Reminiscing to the Santa Clarita Signal in 1971, Milt Hopkins was confident that he'd built something that would last. After all, he’d used steel. "It'll be there for at least a hundred years."
We’re three quarters of the way to that anniversary, and we’ve got to save something. In a better timeline, The Castle of Enchantment would been landmarked as a unique Hollywood folk art environment, or fully documented for HABS and the historic salvaged features again salvaged for creative reuse.
Somewhere in the garden is the plaque that 3940dxer photographed in 2011, with Milt’s signature on it. Milt and Josie’s moon bridge, with its delicate arches, it still beautiful. We can’t let this go to the landfill, as if it was garbage.
For in this wretched lot, we see the real magic of Los Angeles: the creativity of a senior citizen madly in love with his bride, seeking out useful junk and giving it a new life, bringing joy to strangers, filling column inches around the world.
We think Los Angeles needs more Milt and Josie Hopkinses and fewer CGIs, and the way to make that happen is to pay attention to the schemes by which money gets squeezed out of every square inch of the city, to ask good questions, and to say “enough already” when a project seeks to screw with the most precious resource we’ve got: naturally occurring affordable housing, like these 24 units that if fully inhabited operate as a small village of Angelenos who know and care for each other, and just want to be left alone to live and dream and be.
That isn’t too much to ask for. And we need to ask those in power why they make this all so hard.
But wait! Just as we were about to hit send on this newsletter, we thought to check one last thing. And discovered in fact the city has failed us all, again, in allowing the Castle to be demolished, and that the property may still be subject to historic protections requiring a CEQA hearing before any additional demolition can take place.
But the lazy contractor who walked Melrose to add it to the database didn’t even bother to peer over the fence or arrange to walk the lot.
We’ve fixed their bad work below:
May be a rare example of folk art in Los Angeles. Beginning in 1949, retired L.A. County Deputy Sheriff’[s employee] Milton Hopkins began the transformation of this 1920s  residence into a ""castle."" Reportedly, Hopkins scavenged some 200,000 pounds of building materials from the construction of the nearby Hollywood Freeway, and did all of the work by hand. Designed to resemble a Medieval castle, features include turrets, battlements, and a draw bridge suspended over cascading waters. Over time, the site has housed several restaurants; currently it appears to be unoccupied. The property is not fully visible from the public right-of-way; therefore, the evaluation could not be completed. Also, it is unknown when the folk art project was completed; more research is needed to determine the period of significance: [1949-1957]."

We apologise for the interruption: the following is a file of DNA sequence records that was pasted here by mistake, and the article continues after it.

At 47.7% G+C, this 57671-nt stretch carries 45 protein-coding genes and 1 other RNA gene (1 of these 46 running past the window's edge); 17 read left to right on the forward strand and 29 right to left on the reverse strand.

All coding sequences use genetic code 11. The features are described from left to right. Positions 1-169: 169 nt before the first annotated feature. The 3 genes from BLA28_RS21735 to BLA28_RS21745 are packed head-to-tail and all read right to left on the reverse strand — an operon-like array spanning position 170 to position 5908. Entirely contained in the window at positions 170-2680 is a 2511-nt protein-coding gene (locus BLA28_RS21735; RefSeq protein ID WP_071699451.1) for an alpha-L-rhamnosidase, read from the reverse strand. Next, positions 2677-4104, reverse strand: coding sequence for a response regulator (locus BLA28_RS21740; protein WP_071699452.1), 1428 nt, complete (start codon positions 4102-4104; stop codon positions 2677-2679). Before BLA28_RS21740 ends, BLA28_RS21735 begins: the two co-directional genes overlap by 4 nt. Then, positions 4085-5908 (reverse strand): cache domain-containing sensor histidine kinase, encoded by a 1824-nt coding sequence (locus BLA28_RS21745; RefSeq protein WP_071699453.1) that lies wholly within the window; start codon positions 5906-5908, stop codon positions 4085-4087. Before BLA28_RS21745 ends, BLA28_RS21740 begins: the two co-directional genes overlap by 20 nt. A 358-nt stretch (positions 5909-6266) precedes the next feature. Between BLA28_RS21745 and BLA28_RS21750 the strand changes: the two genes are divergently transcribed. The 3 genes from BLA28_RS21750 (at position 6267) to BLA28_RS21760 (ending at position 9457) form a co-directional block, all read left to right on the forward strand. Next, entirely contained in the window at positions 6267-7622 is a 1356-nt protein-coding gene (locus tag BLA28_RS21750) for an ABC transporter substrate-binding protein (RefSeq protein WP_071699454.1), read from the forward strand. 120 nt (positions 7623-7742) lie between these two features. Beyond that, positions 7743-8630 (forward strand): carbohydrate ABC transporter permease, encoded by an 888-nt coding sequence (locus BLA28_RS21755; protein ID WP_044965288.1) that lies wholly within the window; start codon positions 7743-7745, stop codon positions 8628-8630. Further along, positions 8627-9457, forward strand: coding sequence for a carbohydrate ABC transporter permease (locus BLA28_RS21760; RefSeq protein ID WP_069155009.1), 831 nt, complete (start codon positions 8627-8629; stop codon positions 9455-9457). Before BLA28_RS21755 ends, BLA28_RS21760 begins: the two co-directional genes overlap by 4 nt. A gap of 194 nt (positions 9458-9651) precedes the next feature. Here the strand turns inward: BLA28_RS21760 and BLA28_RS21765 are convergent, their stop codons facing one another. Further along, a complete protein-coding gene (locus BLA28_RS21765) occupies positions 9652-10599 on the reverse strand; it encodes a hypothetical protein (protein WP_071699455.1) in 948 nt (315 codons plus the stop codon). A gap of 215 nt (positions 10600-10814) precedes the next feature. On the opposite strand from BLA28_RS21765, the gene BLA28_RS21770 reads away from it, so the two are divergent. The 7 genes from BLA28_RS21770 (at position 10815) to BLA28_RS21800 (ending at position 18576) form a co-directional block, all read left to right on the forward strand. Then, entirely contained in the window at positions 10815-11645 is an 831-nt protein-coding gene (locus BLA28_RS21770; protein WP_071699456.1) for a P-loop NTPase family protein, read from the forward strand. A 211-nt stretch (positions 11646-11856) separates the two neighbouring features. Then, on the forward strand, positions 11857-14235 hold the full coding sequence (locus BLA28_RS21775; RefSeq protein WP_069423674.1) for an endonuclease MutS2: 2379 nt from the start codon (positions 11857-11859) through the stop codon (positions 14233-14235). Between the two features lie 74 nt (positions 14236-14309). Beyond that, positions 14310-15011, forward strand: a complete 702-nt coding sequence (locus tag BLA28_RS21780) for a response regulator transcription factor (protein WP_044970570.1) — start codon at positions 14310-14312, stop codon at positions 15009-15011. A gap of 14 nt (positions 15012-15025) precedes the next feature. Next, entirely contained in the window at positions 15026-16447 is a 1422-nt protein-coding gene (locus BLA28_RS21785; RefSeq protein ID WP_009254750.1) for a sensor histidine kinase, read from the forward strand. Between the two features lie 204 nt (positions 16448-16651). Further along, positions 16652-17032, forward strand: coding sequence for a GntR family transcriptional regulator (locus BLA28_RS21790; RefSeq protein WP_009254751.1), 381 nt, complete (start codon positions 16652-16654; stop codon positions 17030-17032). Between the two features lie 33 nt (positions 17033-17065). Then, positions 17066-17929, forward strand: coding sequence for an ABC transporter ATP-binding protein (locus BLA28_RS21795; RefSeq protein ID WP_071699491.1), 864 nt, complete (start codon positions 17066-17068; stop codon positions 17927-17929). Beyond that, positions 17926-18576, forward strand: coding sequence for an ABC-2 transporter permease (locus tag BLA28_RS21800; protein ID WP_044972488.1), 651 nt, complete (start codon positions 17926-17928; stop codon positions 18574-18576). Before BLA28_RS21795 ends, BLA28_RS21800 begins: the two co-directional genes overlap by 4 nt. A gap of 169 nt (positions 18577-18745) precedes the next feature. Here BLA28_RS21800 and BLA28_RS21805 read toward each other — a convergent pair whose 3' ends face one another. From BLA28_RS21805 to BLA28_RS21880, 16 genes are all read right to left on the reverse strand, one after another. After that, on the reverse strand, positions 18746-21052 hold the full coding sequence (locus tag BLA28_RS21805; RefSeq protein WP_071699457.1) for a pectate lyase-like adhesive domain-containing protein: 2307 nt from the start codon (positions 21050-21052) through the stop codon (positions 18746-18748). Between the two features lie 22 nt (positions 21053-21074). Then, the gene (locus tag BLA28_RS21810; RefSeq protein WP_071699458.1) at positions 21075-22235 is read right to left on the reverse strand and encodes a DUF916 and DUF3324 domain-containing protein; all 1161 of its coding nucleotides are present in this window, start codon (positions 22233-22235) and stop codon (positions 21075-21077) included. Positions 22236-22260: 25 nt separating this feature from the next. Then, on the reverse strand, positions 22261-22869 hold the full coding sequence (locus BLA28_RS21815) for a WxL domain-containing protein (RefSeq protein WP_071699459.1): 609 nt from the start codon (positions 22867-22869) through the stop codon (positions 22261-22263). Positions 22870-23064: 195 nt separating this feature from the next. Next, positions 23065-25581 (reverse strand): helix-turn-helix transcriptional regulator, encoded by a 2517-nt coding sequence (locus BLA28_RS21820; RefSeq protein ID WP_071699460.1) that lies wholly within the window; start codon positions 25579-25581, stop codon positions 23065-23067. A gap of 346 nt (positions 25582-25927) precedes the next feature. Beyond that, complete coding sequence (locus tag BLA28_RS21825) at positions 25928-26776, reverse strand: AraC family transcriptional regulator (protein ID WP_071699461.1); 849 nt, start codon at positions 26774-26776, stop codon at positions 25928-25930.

And then there’s this: it was Architecture Resources Group (ARG) that conducted the Survey LA assessments for the city, and is now working with CGI to find some convenient place to park 1830 North Cahuenga, also an historic resource. They know that the Castle of Enchantment is not just a vacant lot, but a possible protected landmark, because they recorded it as such, however poorly, twelve years ago.
We’re sad that we didn’t know that the Castle existed hidden among the palms, or that it was in danger. Had we known, we would have fought to save it. But there is still much to save. And here’s what we think ought to happen here: the remaining folk art garden should be designated as a protected historic landmark and restored, and the property turned into a pocket park for a part of town that desperately needs more green space and more funky monuments to love and creativity.
Milt + Josie 4-Ever. 1800 Cahuenga + 4857 Melrose, eh, not so much.
yours for Los Angeles,
Kim & Richard
Psst… If you’d like to support our efforts to be the voice of places worth preserving, we have a tip jar and a subscriber edition of this newsletter, vintage Los Angeles webinars available to stream, in-person tours and a souvenir shop you can browse in. We’ve also got recommended reading bookshelves on Amazon and the Bookshop indie bookstore site. And did you know we offer private versions of our walking and bus tours for groups big or small? Or just share this link with other people who care.
UPCOMING BUS & WALKING TOURS
• Hotel Horrors & Main Street Vice Crime Bus Tour (Sat. 8/26) • Pasadena Confidential Crime Bus Tour (Sat. 9/9) • Franklin Village Old Hollywood Walking Tour (Sat. 9/16) • University Park Walking Tour (Sat. 9/23) • Weird West Adams Crime Bus Tour (Sat. 9/30) • Eastside Babylon Crime Bus Tour (Sat. 10/14) • The Birth of Noir: James M. Cain’s Southern California Nightmare Bus Tour (Sat. 10/21) • The Real Black Dahlia Crime Bus Tour (Sat. 10/28) • Evergreen Cemetery, 1877 Walking Tour (Sun. 10/29) • The Run: Gay Downtown History Walking Tour (Sat. 11/4)
CLOSELY WATCHED TRAINS
While writing our gay Downtown history tour, which runs again on November 4, a key text was Richard Halliburton's coded guide to Main Street, published in Reader's Digest in 1937. The sale helped pay for Hangover House, the ultra-modern home William Alexander Levy built for him in Laguna, shortly before he was lost at sea.
We’ve just restocked our souvenir shelf, with hot off the presses copies of Deke Dickerson’s rock and roll history map and Kim’s How to Find Old Los Angeles and Raymond Chandler map. Available by mail or on tour days.